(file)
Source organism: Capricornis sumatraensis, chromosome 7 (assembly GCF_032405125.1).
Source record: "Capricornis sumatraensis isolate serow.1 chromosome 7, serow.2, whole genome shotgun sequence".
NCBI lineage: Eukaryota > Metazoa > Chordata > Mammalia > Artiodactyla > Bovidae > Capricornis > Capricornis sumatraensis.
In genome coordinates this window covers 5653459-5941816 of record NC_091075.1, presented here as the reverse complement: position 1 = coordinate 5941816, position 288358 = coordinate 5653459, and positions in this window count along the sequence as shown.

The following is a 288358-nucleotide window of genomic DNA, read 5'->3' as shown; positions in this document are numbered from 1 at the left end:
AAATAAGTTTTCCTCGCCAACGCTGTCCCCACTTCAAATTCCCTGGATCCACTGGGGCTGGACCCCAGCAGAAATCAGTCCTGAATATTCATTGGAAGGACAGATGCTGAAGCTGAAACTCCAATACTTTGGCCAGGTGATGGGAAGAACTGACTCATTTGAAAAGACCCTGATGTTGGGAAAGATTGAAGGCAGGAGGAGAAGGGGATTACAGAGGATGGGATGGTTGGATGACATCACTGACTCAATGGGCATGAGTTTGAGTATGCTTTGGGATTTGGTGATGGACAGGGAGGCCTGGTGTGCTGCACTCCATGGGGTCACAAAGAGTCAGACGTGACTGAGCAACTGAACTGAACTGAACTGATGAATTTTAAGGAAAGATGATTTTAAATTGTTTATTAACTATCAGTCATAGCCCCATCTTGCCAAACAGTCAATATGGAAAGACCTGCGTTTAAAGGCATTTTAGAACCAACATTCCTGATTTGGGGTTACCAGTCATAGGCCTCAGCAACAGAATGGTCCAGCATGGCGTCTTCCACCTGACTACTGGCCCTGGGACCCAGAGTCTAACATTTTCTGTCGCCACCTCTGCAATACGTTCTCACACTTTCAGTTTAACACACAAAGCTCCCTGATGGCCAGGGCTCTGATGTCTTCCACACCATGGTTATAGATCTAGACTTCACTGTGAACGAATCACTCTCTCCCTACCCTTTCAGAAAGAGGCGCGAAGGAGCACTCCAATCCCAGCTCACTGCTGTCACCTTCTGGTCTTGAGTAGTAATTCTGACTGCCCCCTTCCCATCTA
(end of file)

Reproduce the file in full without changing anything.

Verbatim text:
Source organism: Capricornis sumatraensis, chromosome 7 (assembly GCF_032405125.1).
Source record: "Capricornis sumatraensis isolate serow.1 chromosome 7, serow.2, whole genome shotgun sequence".
NCBI lineage: Eukaryota > Metazoa > Chordata > Mammalia > Artiodactyla > Bovidae > Capricornis > Capricornis sumatraensis.
In genome coordinates this window covers 5653459-5941816 of record NC_091075.1, presented here as the reverse complement: position 1 = coordinate 5941816, position 288358 = coordinate 5653459, and positions in this window count along the sequence as shown.

The following is a 288358-nucleotide window of genomic DNA, read 5'->3' as shown; positions in this document are numbered from 1 at the left end:
AAATAAGTTTTCCTCGCCAACGCTGTCCCCACTTCAAATTCCCTGGATCCACTGGGGCTGGACCCCAGCAGAAATCAGTCCTGAATATTCATTGGAAGGACAGATGCTGAAGCTGAAACTCCAATACTTTGGCCAGGTGATGGGAAGAACTGACTCATTTGAAAAGACCCTGATGTTGGGAAAGATTGAAGGCAGGAGGAGAAGGGGATTACAGAGGATGGGATGGTTGGATGACATCACTGACTCAATGGGCATGAGTTTGAGTATGCTTTGGGATTTGGTGATGGACAGGGAGGCCTGGTGTGCTGCACTCCATGGGGTCACAAAGAGTCAGACGTGACTGAGCAACTGAACTGAACTGAACTGATGAATTTTAAGGAAAGATGATTTTAAATTGTTTATTAACTATCAGTCATAGCCCCATCTTGCCAAACAGTCAATATGGAAAGACCTGCGTTTAAAGGCATTTTAGAACCAACATTCCTGATTTGGGGTTACCAGTCATAGGCCTCAGCAACAGAATGGTCCAGCATGGCGTCTTCCACCTGACTACTGGCCCTGGGACCCAGAGTCTAACATTTTCTGTCGCCACCTCTGCAATACGTTCTCACACTTTCAGTTTAACACACAAAGCTCCCTGATGGCCAGGGCTCTGATGTCTTCCACACCATGGTTATAGATCTAGACTTCACTGTGAACGAATCACTCTCTCCCTACCCTTTCAGAAAGAGGCGCGAAGGAGCACTCCAATCCCAGCTCACTGCTGTCACCTTCTGGTCTTGAGTAGTAATTCTGACTGCCCCCTTCCCATCTA